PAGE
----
Internet Storm Center reported about available exploit code for MS06-034, MS06-035, and MS06-036.
If you haven’t already patched for these vulnerabilities you should take immediate action.
MS06-034 – unchecked IIS buffer vulnerability in ASP files processing
This patch fixes what seems to be a buffer overflow in IIS. This buffer overflow can be exploited when IIS is processing ASP files.
In other words, in order to exploit this vulnerability, an attacker has to somehow be able to upload ASP files on the target server, which is running IIS (versions 5.0, 5.1 and 6.0 are affected). Normally, you would require a user to authenticate before they can upload files to the server, so the vulnerability is rated moderate/important.
In case that you do allow people to upload ASP files on your IIS server, it would be wise to apply the patch as soon as possible, although we don’t know about any public exploits yet.
The vulnerability can be exploited remotely against the “Server” service.
So this would definitely be something that could be used for
widespread compromise with no user interaction, or a worm.
Looks like Windows 2000 SP4 is vulnerable by default. Windows XP SP2
and Server 2003 don’t appear to be vulnerable with a default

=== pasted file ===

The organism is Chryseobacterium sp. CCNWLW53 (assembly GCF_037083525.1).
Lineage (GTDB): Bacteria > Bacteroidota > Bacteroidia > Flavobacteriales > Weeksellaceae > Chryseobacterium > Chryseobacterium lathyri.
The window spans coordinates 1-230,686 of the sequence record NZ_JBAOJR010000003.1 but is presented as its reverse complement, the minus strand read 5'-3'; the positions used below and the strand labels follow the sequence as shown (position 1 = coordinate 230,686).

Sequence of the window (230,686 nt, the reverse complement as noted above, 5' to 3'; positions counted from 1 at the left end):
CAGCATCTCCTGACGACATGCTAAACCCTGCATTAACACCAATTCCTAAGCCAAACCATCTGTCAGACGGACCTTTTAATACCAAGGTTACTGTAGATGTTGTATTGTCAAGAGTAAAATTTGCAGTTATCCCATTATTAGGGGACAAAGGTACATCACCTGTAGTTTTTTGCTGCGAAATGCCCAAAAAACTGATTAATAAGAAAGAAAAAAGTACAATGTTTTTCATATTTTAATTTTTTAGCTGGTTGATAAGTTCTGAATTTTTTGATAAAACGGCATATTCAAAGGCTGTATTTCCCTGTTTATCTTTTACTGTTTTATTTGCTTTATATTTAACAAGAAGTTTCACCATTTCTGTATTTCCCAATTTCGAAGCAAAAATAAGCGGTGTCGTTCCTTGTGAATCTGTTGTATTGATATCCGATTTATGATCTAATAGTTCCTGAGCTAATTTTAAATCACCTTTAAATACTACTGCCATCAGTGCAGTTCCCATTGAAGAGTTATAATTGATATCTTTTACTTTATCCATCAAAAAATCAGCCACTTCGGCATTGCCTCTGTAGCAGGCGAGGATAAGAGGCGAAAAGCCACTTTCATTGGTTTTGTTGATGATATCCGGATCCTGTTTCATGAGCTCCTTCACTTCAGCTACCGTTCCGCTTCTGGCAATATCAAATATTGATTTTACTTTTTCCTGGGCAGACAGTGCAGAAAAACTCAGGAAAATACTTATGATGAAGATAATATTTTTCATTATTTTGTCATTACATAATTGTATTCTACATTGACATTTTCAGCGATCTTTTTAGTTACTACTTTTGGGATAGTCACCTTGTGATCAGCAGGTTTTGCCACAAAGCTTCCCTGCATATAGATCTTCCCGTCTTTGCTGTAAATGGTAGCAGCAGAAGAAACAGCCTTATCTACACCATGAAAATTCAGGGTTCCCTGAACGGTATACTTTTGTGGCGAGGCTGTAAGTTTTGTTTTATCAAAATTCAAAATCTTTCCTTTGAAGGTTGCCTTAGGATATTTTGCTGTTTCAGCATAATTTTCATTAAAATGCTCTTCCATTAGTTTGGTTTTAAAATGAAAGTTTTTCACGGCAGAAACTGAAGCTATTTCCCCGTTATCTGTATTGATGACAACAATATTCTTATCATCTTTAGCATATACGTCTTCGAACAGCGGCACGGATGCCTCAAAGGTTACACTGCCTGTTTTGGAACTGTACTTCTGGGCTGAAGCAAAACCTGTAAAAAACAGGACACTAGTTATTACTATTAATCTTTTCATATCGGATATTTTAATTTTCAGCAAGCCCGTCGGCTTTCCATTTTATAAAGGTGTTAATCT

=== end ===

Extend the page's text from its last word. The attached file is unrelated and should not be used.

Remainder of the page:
installation unless services are listening on Mailslots. At this
point, it is unclear exactly what software would enable Mailslots to
create a vulnerable condition.
MS06-036 – unchecked buffer Vulnerability in DHCP Client Service Could Allow Remote Code Execution (914388)
MS has said systems “Primarily” at risk are Microsoft Windows 2000, Windows XP and Windows Server 2003.
“How could an attacker exploit the vulnerability?
An attacker could exploit the vulnerability by answering a client’s DHCP request on the local subnet with malformed packets.”
“Could the vulnerability be exploited over the Internet?
An attacker could try to exploit this vulnerability over the Internet.”
“Are Windows 98, Windows 98 Second Edition or Windows Millennium Edition critically affected by this vulnerability?
No. Although Windows 98, Windows 98 Second Edition, and Windows Millennium Edition do contain the affected component, however the vulnerability is not critical.”